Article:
“If we would have cleaned up a few mistakes, the game would have been ours. So we take a lot of belief and confidence from this game. “

Rapids hire Patel as director; Highest ranking female exec in MLS

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The Colorado Rapids have hired Ena Patel as their new director of player personnel. She becomes Major League Soccer highest ranking female executive, according to the Denver Post.

[ FOLLOW: PST’s MLS coverage ]

According to the Rapids, she’ll report to club GM Padraig Smith and “oversee player contracts, salary budget, regulatory compliance, and soccer operations protocols.”

The move comes about a month-and-a-half after Sporting KC hired Megan Cameron as an assistant director of player personnel, the first woman hired to an MLS team’s technical staff.

Patel’s resume is outlandishly strong, though this is her first foray into the sports world. Here are some words from Smith, from ColoradoRapids.com:

“Ena’s hiring is the final piece of the puzzle for us on the front office side,” Smith, the Rapids executive vice president and general manager, said in a statement released by the club. “Bringing in a sharp, legal mind who can oversee our contractual processes and complex league mechanisms is a really important part of ensuring that we’re fielding the best possible team. We can’t wait for her to get started.”

Guardiola happy to reach final, knows Man City to be judged by hardware

Nick Potts/PA via AP
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Bristol City made its interesting late with a pair of goals, but Manchester City’s League Cup destiny was never in jeopardy in a 3-2 second leg win at Ashton Gate Stadium on Tuesday.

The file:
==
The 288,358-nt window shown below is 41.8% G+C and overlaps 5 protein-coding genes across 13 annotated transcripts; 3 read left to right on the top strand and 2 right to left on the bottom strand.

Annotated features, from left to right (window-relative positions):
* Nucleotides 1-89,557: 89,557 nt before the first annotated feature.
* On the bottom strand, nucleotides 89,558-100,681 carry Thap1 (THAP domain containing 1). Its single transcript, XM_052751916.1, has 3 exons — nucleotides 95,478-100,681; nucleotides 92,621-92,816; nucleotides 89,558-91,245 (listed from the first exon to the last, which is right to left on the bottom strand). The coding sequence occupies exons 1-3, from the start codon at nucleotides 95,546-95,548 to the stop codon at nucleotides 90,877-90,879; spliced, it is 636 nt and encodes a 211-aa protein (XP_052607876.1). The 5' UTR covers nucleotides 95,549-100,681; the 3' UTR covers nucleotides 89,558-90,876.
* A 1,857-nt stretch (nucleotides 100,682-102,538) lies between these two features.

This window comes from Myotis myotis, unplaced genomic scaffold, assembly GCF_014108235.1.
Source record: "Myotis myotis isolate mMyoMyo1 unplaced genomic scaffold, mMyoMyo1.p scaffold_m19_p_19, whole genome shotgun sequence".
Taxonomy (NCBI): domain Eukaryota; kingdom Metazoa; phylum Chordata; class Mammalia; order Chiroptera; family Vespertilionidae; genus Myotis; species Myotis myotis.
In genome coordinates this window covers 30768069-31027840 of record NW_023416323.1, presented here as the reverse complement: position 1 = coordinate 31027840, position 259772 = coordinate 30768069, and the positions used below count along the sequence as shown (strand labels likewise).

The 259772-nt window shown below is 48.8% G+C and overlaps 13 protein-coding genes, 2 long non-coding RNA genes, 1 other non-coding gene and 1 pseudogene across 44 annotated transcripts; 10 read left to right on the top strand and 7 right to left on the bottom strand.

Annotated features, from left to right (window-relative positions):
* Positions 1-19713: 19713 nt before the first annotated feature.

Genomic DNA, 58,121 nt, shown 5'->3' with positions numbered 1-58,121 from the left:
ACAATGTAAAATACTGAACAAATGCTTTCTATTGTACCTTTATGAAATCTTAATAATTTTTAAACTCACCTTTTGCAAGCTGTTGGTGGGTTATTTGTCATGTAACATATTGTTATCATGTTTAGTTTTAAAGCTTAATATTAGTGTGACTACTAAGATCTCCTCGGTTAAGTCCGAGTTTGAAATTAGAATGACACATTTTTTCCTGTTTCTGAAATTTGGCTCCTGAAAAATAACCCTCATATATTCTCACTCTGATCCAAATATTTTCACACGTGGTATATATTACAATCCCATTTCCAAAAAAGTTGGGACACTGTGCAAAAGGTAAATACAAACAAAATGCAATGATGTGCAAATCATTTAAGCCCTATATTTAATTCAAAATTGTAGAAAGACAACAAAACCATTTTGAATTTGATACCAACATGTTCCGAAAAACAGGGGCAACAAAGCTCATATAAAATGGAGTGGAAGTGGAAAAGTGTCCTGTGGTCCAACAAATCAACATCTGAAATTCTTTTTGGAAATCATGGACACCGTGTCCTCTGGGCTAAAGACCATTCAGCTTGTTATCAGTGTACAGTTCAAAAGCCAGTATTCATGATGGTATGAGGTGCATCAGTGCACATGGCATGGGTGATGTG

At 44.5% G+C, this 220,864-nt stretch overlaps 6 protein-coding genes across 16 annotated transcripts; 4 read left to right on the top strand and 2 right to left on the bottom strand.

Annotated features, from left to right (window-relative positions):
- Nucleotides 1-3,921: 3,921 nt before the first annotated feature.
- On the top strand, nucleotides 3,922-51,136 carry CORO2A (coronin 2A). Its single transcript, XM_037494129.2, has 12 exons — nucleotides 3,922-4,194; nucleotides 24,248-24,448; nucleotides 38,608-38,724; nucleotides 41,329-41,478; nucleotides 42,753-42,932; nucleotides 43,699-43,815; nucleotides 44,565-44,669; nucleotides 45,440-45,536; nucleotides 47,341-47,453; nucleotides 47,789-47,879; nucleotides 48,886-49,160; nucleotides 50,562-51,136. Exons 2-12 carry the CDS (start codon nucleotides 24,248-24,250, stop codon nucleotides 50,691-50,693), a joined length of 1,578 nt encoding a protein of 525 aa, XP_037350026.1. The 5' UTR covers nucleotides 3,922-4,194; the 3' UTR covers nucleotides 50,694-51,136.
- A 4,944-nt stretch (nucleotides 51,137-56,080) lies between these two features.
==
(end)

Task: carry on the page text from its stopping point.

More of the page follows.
[ RECAP: Bristol City 2-3 (3-5 agg.) Man City ]

That sent the club into the Feb. 25 final with a 5-3 aggregate win, and it’s very difficult not to leap to the story line that is Pep Guardiola‘s chance at a first significant title in his reign at Man City.

The closest City came to hardware last season was being bounced by Arsenal in the FA Cup semifinal. This time, City is the favorite to win at least three of its four entered competitions: the Premier League, the League Cup, and the FA Cup.

But to hear Pep say it, for now the club is just happy to have earned one final berth. From the BBC:

“We are so happy to be there, to reach this final. We played an amazing game until 2-0 and then we lost control, these type of games never end until the end. This is a lesson for next weekend in Cardiff in the FA Cup and especially for the Champions League.

“It’s not for me, it’s for Manchester City, a club who are trying to reach another level. … I know that we will be judged by trophies we win but we are so happy. Nobody can take away what we have done, but Chelsea or Arsenal are strong teams.”

Guardiola was serious about not overlooking the Robins, as he rolled out a very similar lineup to the full-strength bunch that beat Newcastle United 3-1 at the weekend. That may have cost City late, but it had already built a 4-1 aggregate lead with two superior away goals.

Yes, Guardiola is a man who measures himself by the way his club plays but also by winning in that attractive fashion. Expect a determined club to stride into Wembley late next month.